Most people don't make a career of it per se -- some do -- but a lot of self-reliance can get taught in the Boy Scouts of America. Financial independence, self-confidence, survival skills, and general leadership and resourcefulness.

(Caveats: sometimes, homophobia and anti-atheism are taught there, too; increasingly commonly, self-reliance is NOT properly taught there. But maybe you could buck both trends!)
posted by foursentences at 7:06 AM on December 13, 2010

You could become a social worker and work with prisoners about to be released on how to re-enter the outside world, workforce, build skills to be employable, use social services available to them (like foodstamps), and do things for themselves around the house (like how to cook basic meals, laundry basics, etc.

Some cities have similar programs for seriously disadvantaged youth. Some areas don't necessarily have a program, but may have required classes in high school that teach "life skills" - how to balance a checkbook, basic auto maintenance, basic cooking, basic childcare, etc. A lot of kids who grow up in poverty or near poverty households don't get these skills from their parents because the parents are not present (whether due to working multiple jobs to stay afloat or plain neglect).
posted by WeekendJen at 7:28 AM on December 13, 2010 [1 favorite]

Boarding schools?
posted by bardophile at 8:04 AM on December 13, 2010

Check out The Mountain School in Vermont. While trying to find that, I discovered that if you google "wilderness school" or "farm school" and just about any state name, something comes up. I know someone who went there, though, so it's top notch. Another friend went to a summer program at a Montana (or Wyoming?) Wilderness School that focused on wilderness and wildlife. It's more about ecology and less about skill building, however.
posted by salvia at 8:28 AM on December 13, 2010

A good outdoor education program does exactly this. You're not teaching kids about bus schedules, but you are teaching them--hopefully--that they are capable of more than they thought they were; that it's possible to master brand-new, totally unfamiliar skills; and that they are capable of taking good care of themselves without always relying on adults to do it for them.

However, if you want to do outdoor ed full-time, you're most likely going to be living a fairly transient life. Unless you get a job at a particular school, like the Mountain School or High Mountain Institute (or Prescott College for higher ed), working in outdoor education usually means you're stringing individual trips together, and usually working for a bunch of different companies, rather than one big one like NOLS or Outward Bound.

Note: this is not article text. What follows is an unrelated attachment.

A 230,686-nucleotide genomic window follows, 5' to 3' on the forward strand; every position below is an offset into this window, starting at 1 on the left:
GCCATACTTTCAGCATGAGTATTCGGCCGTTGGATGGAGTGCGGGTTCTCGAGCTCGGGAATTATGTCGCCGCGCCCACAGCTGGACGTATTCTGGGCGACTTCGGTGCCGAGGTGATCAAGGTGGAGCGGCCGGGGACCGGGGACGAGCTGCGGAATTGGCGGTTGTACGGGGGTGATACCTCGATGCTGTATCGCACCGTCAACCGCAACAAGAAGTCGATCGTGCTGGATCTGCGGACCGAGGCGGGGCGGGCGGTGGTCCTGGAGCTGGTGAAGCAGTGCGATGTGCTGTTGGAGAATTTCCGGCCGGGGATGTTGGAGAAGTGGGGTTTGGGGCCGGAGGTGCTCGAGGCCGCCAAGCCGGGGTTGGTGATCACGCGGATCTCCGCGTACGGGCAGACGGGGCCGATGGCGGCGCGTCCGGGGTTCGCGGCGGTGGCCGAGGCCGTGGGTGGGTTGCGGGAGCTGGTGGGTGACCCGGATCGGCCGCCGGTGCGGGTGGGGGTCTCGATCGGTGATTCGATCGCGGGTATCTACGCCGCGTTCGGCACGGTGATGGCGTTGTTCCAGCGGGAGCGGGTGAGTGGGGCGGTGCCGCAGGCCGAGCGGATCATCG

These are the places that my friends and I used to haunt, so this example is skewed towards the Southwest U.S., but your typical yearly schedule might look like this:

early spring: leading river trips in SW Colorado and Utah
late spring/summer: 2 months in the Wyoming mountains leading backpacking trips
late summer/early fall: going down to Arizona to lead a month-long desert backpacking trip
fall: back up to SW Colorado to lead a couple of short river trips
late fall/early winter: out to California to lead backpacking/climbing expeditions

Then--if you can't teach skiing and can't get work in Mexico or somewhere more southern--you sit around waiting for spring to come, working some dumb temp job, and eating a lot of beans in the meantime.

It may be obvious from the above schedule, but in order to do outdoor ed full-time (or mostly full-time), you have to have a pretty broad skill set. It's easy enough to get a job working in a sort of crappy summer program, where all you do is take kids on week-long backpacking trips. But to do it full-time, you have to be able to switch with the seasons, because that's what the work does. No matter how good you are on the river, no one in the northern hemisphere is going to hire you as a river guide for the month of January, and you have to be really good for a big company like NOLS to offer you a job in the southern hemisphere or Mexico during the winter, because there are a million out-of-work, hungry river rats applying for the exact same job.
posted by colfax at 1:23 PM on December 13, 2010 [2 favorites]

This is the core of most good art courses. Sculpture in particular. What if you designed a science/civic duty/social sculpture sort of class. For inspiration, see the artist collaborator Mel Ziegler and Kate Erickson. Also see the artist Mark Dion.
posted by Murray M at 2:36 PM on December 13, 2010